Dominic Miller is best known as Sting’s guitar-slinger. But this musician can wear many hats. His talent seems to cross boundaries. His latest album took him in an entirely different path. Add the classical vein to his saddle bag.
AL: Your new album, “Shapes”, has your interpretation of the music of JS Bach. How did the project come about?
DM: This project came about as a result of practicing many Bach tunes purely for relaxation or a mantra on the last tour. After doing it for a while I got better and better at it to a point where I thought I could do an album of classical works. I have always believed that his music kind of plays itself. No matter how one interprets it the message still comes through. I tried a more contemporary way of doing so which worked for me.
AL: What were the challenges you faced playing Bach on guitar?
DM: It wasn’t really a challenge because I believe you could play his music on just about any instrument.
AL: Would you think that Bach’s intricate compositions put you in a spot where you had to prove something to yourself?
DM: I didn’t do this music to prove anything to anyone (including myself). I don’t find his music necessarily complicated although it is difficult sometimes to get to the bottom of it or to figure out what his emotional intentions with certain harmonies were.
AL: Do you think your Argentinean background has influenced your playing? South American music tends to have a great rhythmic feel!
DM: Absolutely. In one piece (Presto) I was imagining Bach coming from South America. I cant help being drawn to these rhythms.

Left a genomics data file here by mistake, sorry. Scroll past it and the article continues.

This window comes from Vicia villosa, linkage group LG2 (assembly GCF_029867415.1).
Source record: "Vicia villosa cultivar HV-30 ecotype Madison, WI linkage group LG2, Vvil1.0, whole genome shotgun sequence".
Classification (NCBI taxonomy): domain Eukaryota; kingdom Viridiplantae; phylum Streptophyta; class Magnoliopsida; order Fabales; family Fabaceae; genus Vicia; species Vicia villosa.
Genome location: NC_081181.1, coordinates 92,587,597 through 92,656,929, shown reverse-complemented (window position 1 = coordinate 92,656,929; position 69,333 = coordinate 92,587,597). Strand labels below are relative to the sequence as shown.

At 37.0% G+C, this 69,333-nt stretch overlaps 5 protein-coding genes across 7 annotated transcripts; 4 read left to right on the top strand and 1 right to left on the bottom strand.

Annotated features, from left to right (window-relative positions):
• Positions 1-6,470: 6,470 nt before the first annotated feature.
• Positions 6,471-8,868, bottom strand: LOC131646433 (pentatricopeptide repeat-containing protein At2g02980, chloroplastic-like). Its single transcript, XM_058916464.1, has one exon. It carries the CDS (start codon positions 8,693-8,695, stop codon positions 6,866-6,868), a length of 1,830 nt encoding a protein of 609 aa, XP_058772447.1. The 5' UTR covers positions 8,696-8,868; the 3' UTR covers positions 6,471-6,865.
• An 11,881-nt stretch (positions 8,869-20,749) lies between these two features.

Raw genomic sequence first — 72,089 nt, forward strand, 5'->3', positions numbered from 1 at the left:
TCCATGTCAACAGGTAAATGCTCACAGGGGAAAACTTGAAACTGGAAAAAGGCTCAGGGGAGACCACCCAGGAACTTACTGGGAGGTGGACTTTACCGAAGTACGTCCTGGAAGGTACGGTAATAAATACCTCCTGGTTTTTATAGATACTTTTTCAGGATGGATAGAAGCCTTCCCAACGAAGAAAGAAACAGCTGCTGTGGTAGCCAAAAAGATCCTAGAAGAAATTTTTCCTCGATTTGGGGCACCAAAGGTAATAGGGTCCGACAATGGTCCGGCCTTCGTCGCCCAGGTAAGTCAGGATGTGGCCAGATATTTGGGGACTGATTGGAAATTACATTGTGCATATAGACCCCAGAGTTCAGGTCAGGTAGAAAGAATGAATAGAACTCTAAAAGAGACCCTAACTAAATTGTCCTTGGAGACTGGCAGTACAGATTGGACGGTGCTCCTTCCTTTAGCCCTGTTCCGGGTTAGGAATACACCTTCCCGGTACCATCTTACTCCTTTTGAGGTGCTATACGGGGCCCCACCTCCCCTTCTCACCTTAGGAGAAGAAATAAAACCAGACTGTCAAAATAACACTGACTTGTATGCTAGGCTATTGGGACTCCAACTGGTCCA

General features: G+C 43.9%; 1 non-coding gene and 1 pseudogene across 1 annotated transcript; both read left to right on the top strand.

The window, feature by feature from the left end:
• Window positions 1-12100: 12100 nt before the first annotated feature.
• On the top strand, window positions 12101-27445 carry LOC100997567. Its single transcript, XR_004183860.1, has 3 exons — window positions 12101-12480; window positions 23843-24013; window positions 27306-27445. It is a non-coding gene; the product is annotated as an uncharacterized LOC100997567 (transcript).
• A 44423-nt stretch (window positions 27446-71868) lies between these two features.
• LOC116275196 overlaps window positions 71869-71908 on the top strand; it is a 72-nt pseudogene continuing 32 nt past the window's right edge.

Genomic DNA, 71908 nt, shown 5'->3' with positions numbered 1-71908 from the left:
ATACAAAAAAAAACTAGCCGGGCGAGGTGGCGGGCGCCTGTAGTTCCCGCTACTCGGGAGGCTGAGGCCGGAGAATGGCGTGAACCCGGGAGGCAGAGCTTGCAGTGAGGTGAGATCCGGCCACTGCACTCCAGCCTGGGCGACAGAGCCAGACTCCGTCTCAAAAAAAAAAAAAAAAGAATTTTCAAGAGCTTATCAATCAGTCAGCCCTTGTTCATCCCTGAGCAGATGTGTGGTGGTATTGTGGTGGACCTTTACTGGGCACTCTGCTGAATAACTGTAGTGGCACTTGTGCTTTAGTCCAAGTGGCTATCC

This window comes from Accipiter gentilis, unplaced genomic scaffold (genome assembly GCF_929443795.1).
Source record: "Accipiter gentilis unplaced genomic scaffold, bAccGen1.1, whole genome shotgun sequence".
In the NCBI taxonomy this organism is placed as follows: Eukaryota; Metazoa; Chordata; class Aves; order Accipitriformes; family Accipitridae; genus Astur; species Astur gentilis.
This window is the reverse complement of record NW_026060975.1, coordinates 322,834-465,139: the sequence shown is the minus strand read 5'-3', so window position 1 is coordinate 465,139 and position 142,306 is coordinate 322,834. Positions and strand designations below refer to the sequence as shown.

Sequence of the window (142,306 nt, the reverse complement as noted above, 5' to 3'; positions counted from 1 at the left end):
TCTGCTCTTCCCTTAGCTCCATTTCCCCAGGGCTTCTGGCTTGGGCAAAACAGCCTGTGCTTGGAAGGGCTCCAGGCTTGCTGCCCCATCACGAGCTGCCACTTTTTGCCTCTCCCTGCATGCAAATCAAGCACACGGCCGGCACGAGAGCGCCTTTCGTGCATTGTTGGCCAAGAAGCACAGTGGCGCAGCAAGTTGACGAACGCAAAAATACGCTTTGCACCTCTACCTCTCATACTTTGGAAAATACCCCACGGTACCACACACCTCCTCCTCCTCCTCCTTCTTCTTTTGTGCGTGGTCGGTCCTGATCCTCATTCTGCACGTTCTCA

AL: Could you reflect back on your solo records, “First Touch” and “Second Nature”? How is your playing on those compared to your new record?
DM: My playing isn’t particularly different on these records. The compositions are the main difference because I wrote them myself. The sound is perhaps more intimate on these records.
AL: Do you have a preference for playing nylon string guitars? What are you using on “Shapes”?
DM: I love playing nylon string guitars. That’s my main `voice`. On “Shapes” I used a Rodriguez from Spain.
AL: How is your guitar setup in the studio versus when you are playing live?
DM: Not that different although I do more electric on stage with Sting which involves various amps and effects. When I play the classical music live I use an electric nylon string guitar made by Guild.
AL: What music is grabbing your ears these days?
DM: I listen to everything. But at the moment I am listening to a lot of Chopin as I would like to interpret some of his works on my next album.
AL: Who would be in your dream band?
DM: My dream band? Tough question! How about Manu Katche on drums, Pino Palladino on bass and Joe Zawinul on keyboards.
A special thanks to Dominic for taking time to speak with Abstract Logix.
Debashish Bhattacharya: The Sound of the Soul
Preorder the album | Get Free download Bandcamp Celebrating the Centenary of the birth of Ustad Ali Akbar Khan Blossoming
The Trackers Featuring Gary Husband and Alf Terje Hana
Preorder the album | Get Free download Bandcamp What appears next on a resumé as weighty as Gary Husband’s is
John McLaughlin – Liberation Time
Preorder the album | Get Free download Bandcamp Spanning innumerable ensembles, hundreds of compositions, and thousands of performances, John McLaughlin’s
Wayne Krantz: Music Room 1985
Wayne Krantz Order the album today Music Room 1985 by Wayne Krantz Order a CD, get a Free Download of
GLOBAL FUSION ALCHEMISTS SHAKTI ANNOUNCE NORTH AMERICAN TOUR
Co-Founders John McLaughlin and Zakir Hussain Lead Current Lineup On First U.S. Tour In 16 Years With Special Guests Béla
Please Subscribe your mail to get notification from AbstractLogix.